A society without goals is like a ship without a rudder . Performance starts with setting clear goals. If you don’t set targets for your employees, they won’t have any challenges and will gradually lose their motivation until they show up at the office only to collect their salary. Moreover, the company will have no orientation.
Employees must have a vision of who they want to be in the future. As a manager, you need to set realistic and achievable goals with them that will guide them in their efforts to achieve the company’s vision. Don’t leave them in the dark. Help them help you and your company by setting goals for them and supporting them in their progress toward those goals.
4. NOT COMMUNICATING
Most of the time, it’s a miracle that anyone knows what’s really going on in society. Information is power. Some managers use and control it to remain the most informed and therefore most valuable people in the company. Others dread meetings and naturally avoid communicating with their employees.
Still others feel they are simply too busy. They make no effort to update their employees on a regular basis, preferring to focus on tasks they deem more important. The dissemination of information at all levels of the company, in other words communication, is essential to the health of the company – especially in times of change (ie at all times).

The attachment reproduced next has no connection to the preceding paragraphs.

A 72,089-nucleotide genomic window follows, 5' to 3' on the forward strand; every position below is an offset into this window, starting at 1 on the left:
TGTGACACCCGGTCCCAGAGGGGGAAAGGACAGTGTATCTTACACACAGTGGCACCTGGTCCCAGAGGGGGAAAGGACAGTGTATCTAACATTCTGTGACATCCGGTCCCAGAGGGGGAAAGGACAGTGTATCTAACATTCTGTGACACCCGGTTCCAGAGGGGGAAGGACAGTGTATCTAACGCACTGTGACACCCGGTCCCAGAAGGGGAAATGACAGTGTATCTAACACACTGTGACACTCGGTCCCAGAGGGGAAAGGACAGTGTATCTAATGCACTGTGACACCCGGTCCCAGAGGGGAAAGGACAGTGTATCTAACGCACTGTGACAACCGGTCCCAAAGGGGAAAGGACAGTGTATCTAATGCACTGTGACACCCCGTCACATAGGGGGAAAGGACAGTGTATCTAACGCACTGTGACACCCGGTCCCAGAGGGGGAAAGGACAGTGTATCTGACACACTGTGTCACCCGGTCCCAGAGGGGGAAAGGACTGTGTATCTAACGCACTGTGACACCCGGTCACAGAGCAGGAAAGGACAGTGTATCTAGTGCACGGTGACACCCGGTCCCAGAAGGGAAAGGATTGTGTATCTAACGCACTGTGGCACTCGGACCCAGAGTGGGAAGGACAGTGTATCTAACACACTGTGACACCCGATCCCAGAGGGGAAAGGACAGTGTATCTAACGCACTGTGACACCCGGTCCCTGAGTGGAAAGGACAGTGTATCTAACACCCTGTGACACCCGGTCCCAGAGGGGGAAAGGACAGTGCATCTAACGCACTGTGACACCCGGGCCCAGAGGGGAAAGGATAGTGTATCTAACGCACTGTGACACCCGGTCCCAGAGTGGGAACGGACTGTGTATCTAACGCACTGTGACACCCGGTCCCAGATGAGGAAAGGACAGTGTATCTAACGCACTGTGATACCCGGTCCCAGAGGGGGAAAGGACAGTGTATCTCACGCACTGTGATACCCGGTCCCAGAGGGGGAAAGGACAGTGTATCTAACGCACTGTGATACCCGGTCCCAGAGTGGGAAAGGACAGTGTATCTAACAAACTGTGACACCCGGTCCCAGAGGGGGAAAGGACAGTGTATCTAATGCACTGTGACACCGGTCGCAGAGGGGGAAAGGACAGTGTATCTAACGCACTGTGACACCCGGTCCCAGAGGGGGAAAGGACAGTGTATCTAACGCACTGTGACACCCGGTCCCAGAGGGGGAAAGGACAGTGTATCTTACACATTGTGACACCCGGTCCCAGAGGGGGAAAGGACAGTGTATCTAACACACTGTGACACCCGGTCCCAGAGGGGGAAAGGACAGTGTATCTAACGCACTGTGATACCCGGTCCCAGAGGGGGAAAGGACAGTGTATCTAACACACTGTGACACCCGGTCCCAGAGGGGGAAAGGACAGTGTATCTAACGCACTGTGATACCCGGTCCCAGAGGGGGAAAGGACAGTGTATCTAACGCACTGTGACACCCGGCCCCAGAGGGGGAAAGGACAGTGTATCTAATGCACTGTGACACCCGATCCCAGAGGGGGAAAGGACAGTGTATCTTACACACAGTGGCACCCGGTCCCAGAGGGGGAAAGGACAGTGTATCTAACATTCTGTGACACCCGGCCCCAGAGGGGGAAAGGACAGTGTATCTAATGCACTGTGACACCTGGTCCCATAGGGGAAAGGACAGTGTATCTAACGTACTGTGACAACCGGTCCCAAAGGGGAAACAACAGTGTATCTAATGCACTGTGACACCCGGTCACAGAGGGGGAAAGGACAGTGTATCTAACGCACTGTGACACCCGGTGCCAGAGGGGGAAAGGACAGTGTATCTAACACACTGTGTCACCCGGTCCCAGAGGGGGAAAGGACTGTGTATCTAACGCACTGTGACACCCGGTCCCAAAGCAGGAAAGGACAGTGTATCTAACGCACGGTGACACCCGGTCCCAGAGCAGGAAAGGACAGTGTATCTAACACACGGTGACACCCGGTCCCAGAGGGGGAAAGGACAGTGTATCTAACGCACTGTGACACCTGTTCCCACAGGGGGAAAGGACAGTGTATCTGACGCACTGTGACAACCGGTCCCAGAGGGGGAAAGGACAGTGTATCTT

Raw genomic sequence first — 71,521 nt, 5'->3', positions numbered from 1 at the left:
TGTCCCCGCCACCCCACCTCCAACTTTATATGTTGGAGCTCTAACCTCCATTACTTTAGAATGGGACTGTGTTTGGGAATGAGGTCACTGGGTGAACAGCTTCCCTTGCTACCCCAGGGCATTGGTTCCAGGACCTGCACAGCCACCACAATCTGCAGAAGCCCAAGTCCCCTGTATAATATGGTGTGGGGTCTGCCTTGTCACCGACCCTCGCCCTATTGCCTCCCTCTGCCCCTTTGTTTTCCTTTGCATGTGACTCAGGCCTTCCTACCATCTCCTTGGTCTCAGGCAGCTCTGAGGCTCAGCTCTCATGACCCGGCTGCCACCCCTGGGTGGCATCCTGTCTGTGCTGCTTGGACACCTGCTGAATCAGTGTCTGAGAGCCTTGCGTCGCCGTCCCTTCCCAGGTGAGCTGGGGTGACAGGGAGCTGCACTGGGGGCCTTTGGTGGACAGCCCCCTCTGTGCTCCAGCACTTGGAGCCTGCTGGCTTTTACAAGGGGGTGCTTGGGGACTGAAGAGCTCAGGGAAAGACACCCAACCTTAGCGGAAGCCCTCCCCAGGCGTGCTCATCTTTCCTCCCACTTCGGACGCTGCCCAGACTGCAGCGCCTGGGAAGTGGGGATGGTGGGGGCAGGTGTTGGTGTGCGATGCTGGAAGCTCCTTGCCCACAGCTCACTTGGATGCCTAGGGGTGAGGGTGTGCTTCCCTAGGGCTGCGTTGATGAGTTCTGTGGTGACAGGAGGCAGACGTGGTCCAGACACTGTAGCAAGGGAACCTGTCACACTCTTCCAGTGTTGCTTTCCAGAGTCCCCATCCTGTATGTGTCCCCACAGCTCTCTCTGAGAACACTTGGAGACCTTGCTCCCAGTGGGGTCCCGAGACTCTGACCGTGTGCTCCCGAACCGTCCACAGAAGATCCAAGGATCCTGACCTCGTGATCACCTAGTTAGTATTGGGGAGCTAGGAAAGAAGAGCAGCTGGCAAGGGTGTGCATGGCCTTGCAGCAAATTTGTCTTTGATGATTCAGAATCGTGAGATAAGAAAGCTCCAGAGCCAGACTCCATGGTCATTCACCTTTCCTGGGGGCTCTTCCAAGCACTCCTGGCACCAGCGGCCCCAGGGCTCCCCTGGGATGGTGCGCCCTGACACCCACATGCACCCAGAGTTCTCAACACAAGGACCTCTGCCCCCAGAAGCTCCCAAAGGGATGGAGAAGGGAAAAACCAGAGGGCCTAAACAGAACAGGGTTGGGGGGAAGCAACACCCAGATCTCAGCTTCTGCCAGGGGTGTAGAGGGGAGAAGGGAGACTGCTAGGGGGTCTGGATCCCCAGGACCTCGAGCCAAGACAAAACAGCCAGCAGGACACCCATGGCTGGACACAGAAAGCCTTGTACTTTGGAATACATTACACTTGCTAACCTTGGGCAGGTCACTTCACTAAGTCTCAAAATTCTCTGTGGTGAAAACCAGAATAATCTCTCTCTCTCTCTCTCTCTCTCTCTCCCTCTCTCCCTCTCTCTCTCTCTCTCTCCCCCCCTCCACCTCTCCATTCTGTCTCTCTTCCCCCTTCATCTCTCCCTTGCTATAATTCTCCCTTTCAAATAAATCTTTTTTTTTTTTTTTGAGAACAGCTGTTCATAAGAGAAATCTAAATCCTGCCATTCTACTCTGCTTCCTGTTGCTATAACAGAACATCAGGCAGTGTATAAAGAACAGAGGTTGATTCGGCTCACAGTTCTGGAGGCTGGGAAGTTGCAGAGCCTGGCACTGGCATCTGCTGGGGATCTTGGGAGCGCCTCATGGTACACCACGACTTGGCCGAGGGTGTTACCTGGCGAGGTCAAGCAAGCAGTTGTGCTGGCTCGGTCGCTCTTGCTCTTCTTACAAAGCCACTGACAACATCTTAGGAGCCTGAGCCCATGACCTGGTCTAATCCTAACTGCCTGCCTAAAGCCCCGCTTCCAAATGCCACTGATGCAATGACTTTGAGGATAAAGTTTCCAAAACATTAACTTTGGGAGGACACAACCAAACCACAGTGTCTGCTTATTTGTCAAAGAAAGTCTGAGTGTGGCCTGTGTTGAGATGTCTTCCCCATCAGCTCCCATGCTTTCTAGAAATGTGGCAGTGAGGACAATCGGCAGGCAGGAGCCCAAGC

Employees must be informed so that they can make the best decisions quickly and without the approval of their superiors.
5. NOT LEARNING
Most managers are used to success. They have also learned a lot to achieve this success. It is for this reason that they were promoted to the position of manager while they were still in the ranks of the technicians. And yet, as soon as they take on this new function, they catch a terrible disease – rigidity – and absolutely want things to be done their way.